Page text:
I was at the Conservative spring conference last weekend. I was heartened to hear the sensible and practically based speech made by the Home Secretary, Theresa May (unlike some other previous holders of that august office of state).
She talked much sense about what troubles our law enforcers and put forward several sensible suggestions as to what, in these very dificult times, needs to be considered to ensure efficient, value-for-money policing.
I guess that there were many other things that she also could have said, but for me, sitting there at the conference for the first time, free to openly display political bias with my new-found status as a recently retired police officer, for me there was one glaring omission.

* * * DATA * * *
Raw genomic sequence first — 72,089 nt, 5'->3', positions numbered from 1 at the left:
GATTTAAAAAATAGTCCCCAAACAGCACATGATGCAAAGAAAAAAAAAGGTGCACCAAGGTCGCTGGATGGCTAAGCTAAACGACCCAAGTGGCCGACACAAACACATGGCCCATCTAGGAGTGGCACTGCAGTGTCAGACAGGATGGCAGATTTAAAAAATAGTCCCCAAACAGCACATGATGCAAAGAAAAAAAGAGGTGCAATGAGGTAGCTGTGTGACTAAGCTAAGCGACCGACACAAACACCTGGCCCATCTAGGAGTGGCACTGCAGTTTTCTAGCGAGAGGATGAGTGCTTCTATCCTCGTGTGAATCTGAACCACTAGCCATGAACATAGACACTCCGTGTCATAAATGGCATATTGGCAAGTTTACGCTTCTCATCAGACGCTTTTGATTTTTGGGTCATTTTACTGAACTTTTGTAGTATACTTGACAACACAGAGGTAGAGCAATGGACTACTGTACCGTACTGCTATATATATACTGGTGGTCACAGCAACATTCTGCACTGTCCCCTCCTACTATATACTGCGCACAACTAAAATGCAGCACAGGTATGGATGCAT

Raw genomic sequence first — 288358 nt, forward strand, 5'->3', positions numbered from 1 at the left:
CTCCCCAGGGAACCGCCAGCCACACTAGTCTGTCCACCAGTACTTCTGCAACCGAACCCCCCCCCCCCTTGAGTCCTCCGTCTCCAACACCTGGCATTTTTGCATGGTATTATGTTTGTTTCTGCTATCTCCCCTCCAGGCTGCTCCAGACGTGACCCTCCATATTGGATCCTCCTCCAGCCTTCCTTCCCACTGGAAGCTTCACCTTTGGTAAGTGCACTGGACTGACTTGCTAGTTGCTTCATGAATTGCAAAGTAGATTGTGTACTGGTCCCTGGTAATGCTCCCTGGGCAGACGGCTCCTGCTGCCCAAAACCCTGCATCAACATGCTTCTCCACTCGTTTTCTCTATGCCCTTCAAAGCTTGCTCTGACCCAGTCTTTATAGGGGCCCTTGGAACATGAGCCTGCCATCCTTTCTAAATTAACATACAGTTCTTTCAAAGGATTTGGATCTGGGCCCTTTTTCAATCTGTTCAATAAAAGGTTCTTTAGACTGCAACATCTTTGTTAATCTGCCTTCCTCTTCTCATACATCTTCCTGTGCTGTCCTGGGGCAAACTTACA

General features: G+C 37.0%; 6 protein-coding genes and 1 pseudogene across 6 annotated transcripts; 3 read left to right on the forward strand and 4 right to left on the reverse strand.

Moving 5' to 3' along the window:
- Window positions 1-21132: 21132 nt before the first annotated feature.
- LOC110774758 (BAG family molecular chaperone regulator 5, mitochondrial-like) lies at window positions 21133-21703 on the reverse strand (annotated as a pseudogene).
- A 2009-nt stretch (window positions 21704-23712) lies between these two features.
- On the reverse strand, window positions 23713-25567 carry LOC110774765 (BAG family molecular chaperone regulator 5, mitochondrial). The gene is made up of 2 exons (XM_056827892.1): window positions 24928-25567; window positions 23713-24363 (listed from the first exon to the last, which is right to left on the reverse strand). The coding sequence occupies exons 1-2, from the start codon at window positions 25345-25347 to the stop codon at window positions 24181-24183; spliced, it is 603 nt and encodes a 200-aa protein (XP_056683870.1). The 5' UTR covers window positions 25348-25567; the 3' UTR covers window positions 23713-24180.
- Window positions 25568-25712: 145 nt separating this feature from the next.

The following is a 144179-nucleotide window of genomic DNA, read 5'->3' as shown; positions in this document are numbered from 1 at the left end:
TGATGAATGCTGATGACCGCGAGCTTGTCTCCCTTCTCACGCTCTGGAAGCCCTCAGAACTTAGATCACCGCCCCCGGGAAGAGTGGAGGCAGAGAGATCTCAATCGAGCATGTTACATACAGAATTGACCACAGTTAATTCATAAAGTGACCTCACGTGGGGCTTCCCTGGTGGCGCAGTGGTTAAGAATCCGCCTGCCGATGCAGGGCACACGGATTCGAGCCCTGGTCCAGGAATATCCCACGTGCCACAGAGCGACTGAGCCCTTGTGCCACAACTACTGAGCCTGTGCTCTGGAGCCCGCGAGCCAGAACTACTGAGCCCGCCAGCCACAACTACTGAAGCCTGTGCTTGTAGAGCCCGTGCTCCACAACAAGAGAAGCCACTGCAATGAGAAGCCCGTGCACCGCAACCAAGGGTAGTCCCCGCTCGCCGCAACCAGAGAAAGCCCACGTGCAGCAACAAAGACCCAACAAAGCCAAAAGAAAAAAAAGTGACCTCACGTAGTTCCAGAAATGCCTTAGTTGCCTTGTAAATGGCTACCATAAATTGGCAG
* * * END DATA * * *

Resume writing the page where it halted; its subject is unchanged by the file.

So what is this big issue? It is simply the culture that discourages police managers from managing.
I am not talking about Chief Superintendents and above: their role is - and for a long time has been - political (mainly with a small 'p'); I am talking about Sergeants and Inspectors.
We have swung from the dark days of blind obedience when I joined over thirty years ago, pretty much straight past the sensible point somewhere in the middle, and on to an ethos where intructions are often seen as harrassment and discipline is seen as opression. Yes, there is usually still compliance and yes, of course, good supervisors display logic and a willingness to explain and educate; but the slight stare or the small sneer often seem to betray the thought "Why do you think you can tell me what to do?"